Primavera at Hunny-Bunny
Recovering from a three week bout of illness I lost much time during the busy season of spring garden preparation. However, being on the mend I’m quickly catching up with chores that need to be done. Fortunately, March, 2018 was more like April and vice versa, so the head start I had only meant that all is still on schedule.
Arguably spring is my favorite time of the year, although in autumn I feel it is my favorite time. Nevertheless, spring is in full swing now and the snows of winter are a distant memory. It seems this spring many of the flowers are overlapping in their blooming and forsythias are now blooming with the fruit orchard. The pastels of spring abound… along with wafting and alternating sweet scents of apricot, peach, hyacinths, and many other seasonal and sensual sights, sounds and fragrances that delight the eyes, nose and ears. My honeybees are buzzing about me collecting the pollen and nectar to make it into summer and expand their colonies. I will inspect them during the upcoming week to determine their status.
Meantime, beyond the weekly cleaning and dumping, I’ve still to perform a grand spring cleaning of the rabbitry and aviary this week and replace rusted parts and cages, as well as implement a thorough cleaning and disinfecting of the shed. This is an undertaking in itself and will require several days. Though the plastic shed for the rabbitry / aviary was an excellent concept the main drawback is that the steel cages are more prone to rusting then in a wooden shed or barn. It seem that the constant humidity given off by the animal’s respiration, in all seasons, builds up rapidly and has a detrimental effect on the cages. Ah! Well there are advantages and disadvantages to all things.
In the main garden there is still much time for preparation since the last frost date is May 31, for this Western New England area. This coming week I will turn the garden and plant some of the cooler crops such as spinach, broccoli, etc. these will join the already planted peas which have broken ground and are beginning their climb up the fencing. To these I will add the potatoes and the garlic which, being root crops will not be affected by any light frost still to come. Once these plants are added I can then apply the compost that was begun last spring of 2017. It is ready now for application and I’ve already started a new compost to be applied in 2019.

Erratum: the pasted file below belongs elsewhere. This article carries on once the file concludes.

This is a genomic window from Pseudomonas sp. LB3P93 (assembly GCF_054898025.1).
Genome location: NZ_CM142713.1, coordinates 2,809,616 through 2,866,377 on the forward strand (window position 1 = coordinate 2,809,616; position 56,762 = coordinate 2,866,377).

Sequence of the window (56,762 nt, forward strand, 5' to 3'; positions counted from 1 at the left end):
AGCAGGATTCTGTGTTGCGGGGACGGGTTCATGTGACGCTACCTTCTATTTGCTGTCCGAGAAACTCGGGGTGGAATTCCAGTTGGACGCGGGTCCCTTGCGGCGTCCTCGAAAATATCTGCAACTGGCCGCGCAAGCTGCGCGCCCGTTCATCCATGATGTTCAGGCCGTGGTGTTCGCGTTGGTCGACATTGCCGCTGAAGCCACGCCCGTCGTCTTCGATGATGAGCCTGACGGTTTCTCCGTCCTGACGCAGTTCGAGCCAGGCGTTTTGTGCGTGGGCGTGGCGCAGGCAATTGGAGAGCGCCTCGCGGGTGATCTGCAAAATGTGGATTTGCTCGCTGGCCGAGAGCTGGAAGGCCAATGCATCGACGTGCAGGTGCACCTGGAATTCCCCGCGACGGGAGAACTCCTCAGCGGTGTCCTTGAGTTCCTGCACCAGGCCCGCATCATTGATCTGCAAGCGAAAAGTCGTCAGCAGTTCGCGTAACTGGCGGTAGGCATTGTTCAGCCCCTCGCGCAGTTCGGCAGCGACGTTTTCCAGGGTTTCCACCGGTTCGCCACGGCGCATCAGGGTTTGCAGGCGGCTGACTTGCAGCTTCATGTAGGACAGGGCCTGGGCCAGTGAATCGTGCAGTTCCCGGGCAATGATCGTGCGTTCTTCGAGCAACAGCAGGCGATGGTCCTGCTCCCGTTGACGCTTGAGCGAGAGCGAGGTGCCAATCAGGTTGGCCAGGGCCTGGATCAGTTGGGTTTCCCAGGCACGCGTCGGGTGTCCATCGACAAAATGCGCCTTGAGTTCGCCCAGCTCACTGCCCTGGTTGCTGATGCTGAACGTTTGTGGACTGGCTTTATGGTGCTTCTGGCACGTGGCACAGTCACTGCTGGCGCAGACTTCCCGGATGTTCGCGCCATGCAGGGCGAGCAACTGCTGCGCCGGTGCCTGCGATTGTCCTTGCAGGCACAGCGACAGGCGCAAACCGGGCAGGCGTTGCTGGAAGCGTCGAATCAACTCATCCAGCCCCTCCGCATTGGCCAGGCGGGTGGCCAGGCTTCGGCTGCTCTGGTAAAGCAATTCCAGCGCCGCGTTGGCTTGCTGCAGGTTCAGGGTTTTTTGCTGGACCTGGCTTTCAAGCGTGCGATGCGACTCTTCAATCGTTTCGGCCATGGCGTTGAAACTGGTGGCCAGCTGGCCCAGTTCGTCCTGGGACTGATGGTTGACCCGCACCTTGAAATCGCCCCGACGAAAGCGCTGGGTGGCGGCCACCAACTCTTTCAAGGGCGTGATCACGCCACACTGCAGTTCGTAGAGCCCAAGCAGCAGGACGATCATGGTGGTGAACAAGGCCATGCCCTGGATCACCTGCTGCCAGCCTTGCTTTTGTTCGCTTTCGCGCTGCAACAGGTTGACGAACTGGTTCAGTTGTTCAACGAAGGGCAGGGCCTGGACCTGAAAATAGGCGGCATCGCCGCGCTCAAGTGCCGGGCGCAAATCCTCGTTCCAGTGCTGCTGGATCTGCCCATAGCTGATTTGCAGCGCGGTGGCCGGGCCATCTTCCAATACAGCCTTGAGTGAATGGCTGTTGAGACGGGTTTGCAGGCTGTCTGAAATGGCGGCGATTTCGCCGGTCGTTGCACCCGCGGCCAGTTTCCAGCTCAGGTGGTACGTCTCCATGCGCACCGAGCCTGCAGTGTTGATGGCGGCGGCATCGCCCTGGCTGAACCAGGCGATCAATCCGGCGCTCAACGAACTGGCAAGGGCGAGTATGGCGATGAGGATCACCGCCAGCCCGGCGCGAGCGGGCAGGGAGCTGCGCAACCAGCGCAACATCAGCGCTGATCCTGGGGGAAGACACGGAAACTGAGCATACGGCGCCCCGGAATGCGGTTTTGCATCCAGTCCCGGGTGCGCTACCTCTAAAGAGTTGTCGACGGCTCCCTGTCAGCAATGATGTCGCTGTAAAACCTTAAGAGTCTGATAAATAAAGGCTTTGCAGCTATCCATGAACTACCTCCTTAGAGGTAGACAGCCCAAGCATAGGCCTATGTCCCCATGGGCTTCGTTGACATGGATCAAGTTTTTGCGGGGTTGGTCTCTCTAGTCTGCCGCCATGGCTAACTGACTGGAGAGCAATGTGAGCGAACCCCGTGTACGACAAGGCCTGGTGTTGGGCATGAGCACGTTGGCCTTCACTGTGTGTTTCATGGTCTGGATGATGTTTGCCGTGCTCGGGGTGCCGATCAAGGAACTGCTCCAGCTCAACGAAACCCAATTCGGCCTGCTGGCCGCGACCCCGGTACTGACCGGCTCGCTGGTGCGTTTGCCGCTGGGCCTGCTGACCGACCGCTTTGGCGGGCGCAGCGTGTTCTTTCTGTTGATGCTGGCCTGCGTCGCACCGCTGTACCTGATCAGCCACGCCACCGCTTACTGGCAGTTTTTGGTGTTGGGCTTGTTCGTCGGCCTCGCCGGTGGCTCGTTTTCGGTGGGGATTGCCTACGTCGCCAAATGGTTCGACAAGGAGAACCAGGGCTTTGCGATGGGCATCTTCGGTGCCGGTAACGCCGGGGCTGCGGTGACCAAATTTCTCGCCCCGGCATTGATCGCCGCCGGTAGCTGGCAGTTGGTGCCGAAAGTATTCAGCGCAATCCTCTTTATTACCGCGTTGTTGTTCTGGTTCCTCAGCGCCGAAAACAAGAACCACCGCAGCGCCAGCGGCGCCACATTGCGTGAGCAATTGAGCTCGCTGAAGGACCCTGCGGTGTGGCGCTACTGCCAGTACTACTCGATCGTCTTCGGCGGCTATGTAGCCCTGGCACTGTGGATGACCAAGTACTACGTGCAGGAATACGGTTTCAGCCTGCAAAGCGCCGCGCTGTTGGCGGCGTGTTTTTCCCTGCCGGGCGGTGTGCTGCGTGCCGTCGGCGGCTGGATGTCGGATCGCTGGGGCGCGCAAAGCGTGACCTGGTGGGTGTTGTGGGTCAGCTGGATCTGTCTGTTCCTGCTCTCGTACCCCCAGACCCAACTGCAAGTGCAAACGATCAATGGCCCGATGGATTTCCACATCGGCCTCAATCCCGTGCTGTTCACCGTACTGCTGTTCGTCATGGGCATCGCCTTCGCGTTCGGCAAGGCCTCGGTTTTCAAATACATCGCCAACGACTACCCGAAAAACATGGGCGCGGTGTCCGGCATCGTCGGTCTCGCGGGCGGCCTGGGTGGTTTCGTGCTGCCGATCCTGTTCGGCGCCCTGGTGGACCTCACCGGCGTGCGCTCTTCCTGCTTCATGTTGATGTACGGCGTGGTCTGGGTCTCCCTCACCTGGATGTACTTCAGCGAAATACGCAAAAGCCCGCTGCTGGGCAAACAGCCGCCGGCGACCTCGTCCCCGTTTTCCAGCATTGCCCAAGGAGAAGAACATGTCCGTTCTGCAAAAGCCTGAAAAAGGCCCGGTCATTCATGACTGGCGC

Speaking of compost, my compost bins which are going on 8 years old are a little worse for wear and need replacing. The long time readers of Catholic Rural Solutions may recall these compost bins consist of used pallets available everywhere for free. I set up three bins in succession and starting in spring I load the first with trimmings, cutting, leaves and droppings from the critters. These droppings are high nitrogen and are considered the green matter necessary for making good and fast compost. The brown material such as leaves are the second half of the formula and in combination provide everything needed for good compost. As the season progresses I flip the first bin into the empty second bin and start the process over in the first: finally in late summer I once again flip the piles into the successive bins completing the cycle. Generally, I combine all the piles together into the 3rd and final bin in late September or October and let it sit for winter in anticipation of the upcoming garden season. This has been my method for many decades and works well with the addition of some other nutrients and micro nutrients also spread on the garden in spring. These are things such as greensand, lime, and other essential nutrients. My garden is generally a bounty of production and the only problem is finding time for harvesting and processing.
In the herb garden, I’ve time to give it a good weeding before setting out the more tender herb plants in June. That said, however, the weeds are growing, well… like weeds and will soon take over the herb beds, but this is a later priority at the moment. All things in their own time.
One final item to discuss is while I try to be as organic as possible in everything I do from critter feeds to garden components there are things that prevent this. Therefore, to my mind this is an ideal and not an absolute. For instance, organic feeds are very expensive and can double costs at times and this is prohibitive. In addition, since organic feeds are so-called natural they are subject to things that other feeds are not. As an example I recently came across a sale on organic layer feed for my hens. I started to feed it to them but they refused to eat it. I thought it was because they were used to the ordinary feed, but this was not the problem. It seems this organic product had no preservatives so the chickens could sense that the feed was fermenting long before I could. Eventually, as a wine and beer maker I began to smell the familiar odor of fermentation within the organic feed container and realized it was no longer fit for feed. I ended by adding this now wasted feed to my compost where it immediately heated the pile to 130º F. So I’m back to my usual layer pellets and the hens are happily munching away. Sometimes practicality comes before organics and that is simply the way it is. In hindsight, I could have used the organic feed in order to make sour mash but that would entail distilling which, of course, is illegal. Be that as it may, I used the organic feed to the best available use considering the circumstances.
So there you have it, folks. Another week at Hunny-Bunny Farm.
Richard of Danbury, D.S.G.